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'We don't need no education'

The song spoke about the rigid education system
Karachi, July 05: We don't need no education

We don't need no thought control

No dark sarcasm in the classroom

Hey! Teachers! Leave them kids alone!

When Roger Waters, bassist of the seminal English rock band Pink Floyd, wrote the band's magnum opus, 'Another Brick in the Wall', the song became an anthem for the rebellious youth.

The song spoke about the rigid education system prevalent at the time, which did not allow students to think out of the box, nor did it grant them any leeway to explore and research independently. In short, the song argued for education to be a thought process, rather than merely rote learning.

However, one could never fathom that three decades later, a young position holder from Karachi would actually voice this sentiment in the presence of her teachers and peers at a ceremony which was held to honour her achievement.

Asma, daughter of Altaf, secured joint-second position in the Secondary School Certificate-part II (SSC) examination, which is more or less a stepping stone for students in their academic careers. To hear her declare that "education is not worth the effort" despite scoring 88.23 per cent was quite a shock for everybody present at the awards ceremony.

This disclosure makes one consider the reasons why a bright student like Asma would express apathy and pessimism towards education, which is often labelled as the key to success. Sadly, however, upon scratching the surface it is easy to see the reasons for such disillusionment expressed by Asma and so many other students towards education; the disrespect for merit, honesty and hard work.

Many students feel helpless when they see that despite spending hours upon hours studying and preparing for exams, some of their peers get more rewards as they take their exams in especially sanctioned, illegal examination centres with the connivance of board officials and others. It is disheartening to see the culture of rampant cheating prevail across examination centres and complete indifference shown by authorities to curb the menace. It is just as de-motivating to see same incompetent cheaters getting fake degrees, lucrative jobs and above all, landing the coveted title of Member of Parliament.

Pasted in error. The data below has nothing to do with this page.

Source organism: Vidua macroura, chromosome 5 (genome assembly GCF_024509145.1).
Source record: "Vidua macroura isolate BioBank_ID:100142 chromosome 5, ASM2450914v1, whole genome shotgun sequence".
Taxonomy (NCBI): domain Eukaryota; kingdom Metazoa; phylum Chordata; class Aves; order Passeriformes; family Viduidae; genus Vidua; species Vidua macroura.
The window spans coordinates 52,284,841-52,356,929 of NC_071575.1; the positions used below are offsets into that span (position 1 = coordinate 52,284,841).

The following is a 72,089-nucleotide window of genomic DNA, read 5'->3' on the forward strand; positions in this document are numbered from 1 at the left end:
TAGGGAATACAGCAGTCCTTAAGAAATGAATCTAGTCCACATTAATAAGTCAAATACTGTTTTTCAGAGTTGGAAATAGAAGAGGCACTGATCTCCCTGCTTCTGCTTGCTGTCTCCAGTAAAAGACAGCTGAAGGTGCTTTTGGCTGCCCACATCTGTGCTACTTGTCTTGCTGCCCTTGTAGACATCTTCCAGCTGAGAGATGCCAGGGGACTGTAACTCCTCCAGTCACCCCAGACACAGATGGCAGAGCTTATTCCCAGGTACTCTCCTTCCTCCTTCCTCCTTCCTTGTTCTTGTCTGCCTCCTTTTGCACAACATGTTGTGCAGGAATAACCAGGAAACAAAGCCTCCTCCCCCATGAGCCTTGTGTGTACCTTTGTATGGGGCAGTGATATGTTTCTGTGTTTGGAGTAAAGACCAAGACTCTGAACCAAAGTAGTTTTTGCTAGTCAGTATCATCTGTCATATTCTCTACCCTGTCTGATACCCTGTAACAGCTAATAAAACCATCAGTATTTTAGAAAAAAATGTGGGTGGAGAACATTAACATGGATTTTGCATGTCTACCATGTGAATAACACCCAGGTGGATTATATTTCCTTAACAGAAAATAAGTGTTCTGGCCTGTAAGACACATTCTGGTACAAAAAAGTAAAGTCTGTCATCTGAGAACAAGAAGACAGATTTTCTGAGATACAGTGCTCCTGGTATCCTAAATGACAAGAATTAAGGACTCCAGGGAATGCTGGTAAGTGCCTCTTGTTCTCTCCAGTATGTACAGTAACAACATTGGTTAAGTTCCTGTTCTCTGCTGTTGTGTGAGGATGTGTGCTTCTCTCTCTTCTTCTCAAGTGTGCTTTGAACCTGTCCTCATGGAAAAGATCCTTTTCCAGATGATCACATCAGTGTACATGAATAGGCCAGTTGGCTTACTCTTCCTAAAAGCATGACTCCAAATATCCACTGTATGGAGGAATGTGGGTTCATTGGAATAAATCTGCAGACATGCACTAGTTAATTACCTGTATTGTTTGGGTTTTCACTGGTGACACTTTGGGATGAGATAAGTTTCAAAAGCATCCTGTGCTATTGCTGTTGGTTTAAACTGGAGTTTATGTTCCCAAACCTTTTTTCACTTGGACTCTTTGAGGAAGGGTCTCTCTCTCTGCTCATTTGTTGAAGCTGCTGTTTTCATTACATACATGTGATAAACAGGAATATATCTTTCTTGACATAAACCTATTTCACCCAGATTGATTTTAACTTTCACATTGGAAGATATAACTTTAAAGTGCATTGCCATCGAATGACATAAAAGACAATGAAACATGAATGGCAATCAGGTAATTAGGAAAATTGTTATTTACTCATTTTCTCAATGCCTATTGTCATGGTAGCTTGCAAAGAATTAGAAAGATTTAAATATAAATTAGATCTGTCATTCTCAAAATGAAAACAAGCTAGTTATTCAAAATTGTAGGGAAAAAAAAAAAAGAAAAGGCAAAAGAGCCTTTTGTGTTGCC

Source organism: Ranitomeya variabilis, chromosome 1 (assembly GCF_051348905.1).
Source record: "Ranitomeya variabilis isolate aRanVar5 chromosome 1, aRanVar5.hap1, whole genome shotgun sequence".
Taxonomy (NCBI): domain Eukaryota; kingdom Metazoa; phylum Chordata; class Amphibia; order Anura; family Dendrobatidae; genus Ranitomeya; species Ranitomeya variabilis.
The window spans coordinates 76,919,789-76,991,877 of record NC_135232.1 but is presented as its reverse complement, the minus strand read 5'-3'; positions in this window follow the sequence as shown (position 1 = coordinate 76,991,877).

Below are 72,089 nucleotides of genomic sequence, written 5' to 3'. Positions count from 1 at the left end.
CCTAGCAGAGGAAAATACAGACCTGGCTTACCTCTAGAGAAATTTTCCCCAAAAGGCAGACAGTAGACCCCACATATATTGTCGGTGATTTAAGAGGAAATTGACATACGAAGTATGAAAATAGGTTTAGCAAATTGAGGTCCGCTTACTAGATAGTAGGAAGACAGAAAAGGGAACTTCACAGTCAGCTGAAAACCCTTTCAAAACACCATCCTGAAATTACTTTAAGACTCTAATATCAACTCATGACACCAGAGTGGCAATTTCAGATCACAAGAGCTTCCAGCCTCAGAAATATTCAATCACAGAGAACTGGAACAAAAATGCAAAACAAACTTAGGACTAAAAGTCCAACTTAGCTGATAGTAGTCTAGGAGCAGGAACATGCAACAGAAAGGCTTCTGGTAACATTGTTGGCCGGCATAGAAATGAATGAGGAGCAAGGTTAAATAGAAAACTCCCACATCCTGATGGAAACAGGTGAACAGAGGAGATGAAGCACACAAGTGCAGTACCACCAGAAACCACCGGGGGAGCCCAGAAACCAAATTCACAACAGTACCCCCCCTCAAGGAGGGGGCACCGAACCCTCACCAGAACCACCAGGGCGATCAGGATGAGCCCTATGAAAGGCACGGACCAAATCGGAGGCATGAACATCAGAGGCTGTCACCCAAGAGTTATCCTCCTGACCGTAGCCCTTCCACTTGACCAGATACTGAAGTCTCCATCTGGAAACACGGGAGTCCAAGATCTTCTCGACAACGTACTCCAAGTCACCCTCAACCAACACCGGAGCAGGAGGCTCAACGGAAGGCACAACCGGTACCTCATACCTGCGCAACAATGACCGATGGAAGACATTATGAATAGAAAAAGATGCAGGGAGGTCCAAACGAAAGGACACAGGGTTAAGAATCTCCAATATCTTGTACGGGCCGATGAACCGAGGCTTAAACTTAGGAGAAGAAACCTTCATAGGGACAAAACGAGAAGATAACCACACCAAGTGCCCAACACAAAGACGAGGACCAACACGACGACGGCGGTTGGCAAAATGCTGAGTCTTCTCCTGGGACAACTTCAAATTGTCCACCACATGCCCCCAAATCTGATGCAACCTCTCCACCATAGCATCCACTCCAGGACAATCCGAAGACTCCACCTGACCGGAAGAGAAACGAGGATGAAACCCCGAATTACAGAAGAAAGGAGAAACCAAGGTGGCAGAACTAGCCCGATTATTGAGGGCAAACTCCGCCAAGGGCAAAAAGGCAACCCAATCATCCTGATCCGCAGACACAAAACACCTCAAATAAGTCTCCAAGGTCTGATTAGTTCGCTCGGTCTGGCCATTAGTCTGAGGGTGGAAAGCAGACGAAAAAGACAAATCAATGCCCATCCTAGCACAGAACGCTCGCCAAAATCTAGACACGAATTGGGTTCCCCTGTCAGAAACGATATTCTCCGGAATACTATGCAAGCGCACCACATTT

The media has been trying to raise the issue of corruption which is prevalent in the education boards across Karachi for two years now, but despite clear evidence against those responsible, cosmetic measures have been taken to eradicate the menace of cheating.

Merit is flouted left right and centre, with utter disregard for any sense of ethics or morality and accountability. The curriculum taught is completely obsolete and which only cultivates rote learning, instead of developing skills for logic and rationality. Questioning in class rooms is often suppressed and discouraged. Above all, as mentioned earlier, corruption is rewarded far more than honesty.

Only a few months ago, this newspaper reported about a school in Jamshed Town holding an illegal Sunday Bachat Bazar on its premises. Last month, a school in Gulberg Town was razed by the land mafia. Another school in Orangi Town is a den of drug peddlers and heroin addicts. All of this clearly points out the absolute incompetence of the authorities who are only keen on filling their coffers instead of performing their duties with diligence and sincerity.

Education in Pakistan is grappling with wide ranging such as curriculum design, rampant cheating, and negligible budget for development programs but above all, corruption remains the biggest hurdle.

When the chief minister of the country's largest province states on record that a degree is a degree, whether fake or genuine, or when a member of the National Assembly is made to resign by courts for having a fake degree and yet he gets re-elected within two months, it only shows a complete lack of honesty and the kind of importance, or lack thereof, given to the education sector of this country. No wonder Asma chose to follow Roger Water's advice, albeit for more reasons than one. The news

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CAP future hangs in the balance
Karachi: The future of the decade-old Centralised Admissions Policy (CAP) for admissions to first-year classes in government colleges of the city has become uncertain, as the Board of Secondary Education Karachi (BSEK) has refused to undertake the work of admission seekers' placement according to their grades.

Moreover, an inordinate delay in the setting up of the CAP committee for the next academic session has also created confusion whether admissions to first-year classes in government colleges will be given under the CAP policy.

The BSEK chairman, Syed Anzar Hussain Zaidi, has already announced that the board will not undertake the task of placing candidates in colleges on behalf of the CAP committee as such work not only hampers the board's work but also causes a delay in preparing the results of the Secondary School Certificates annual examinations.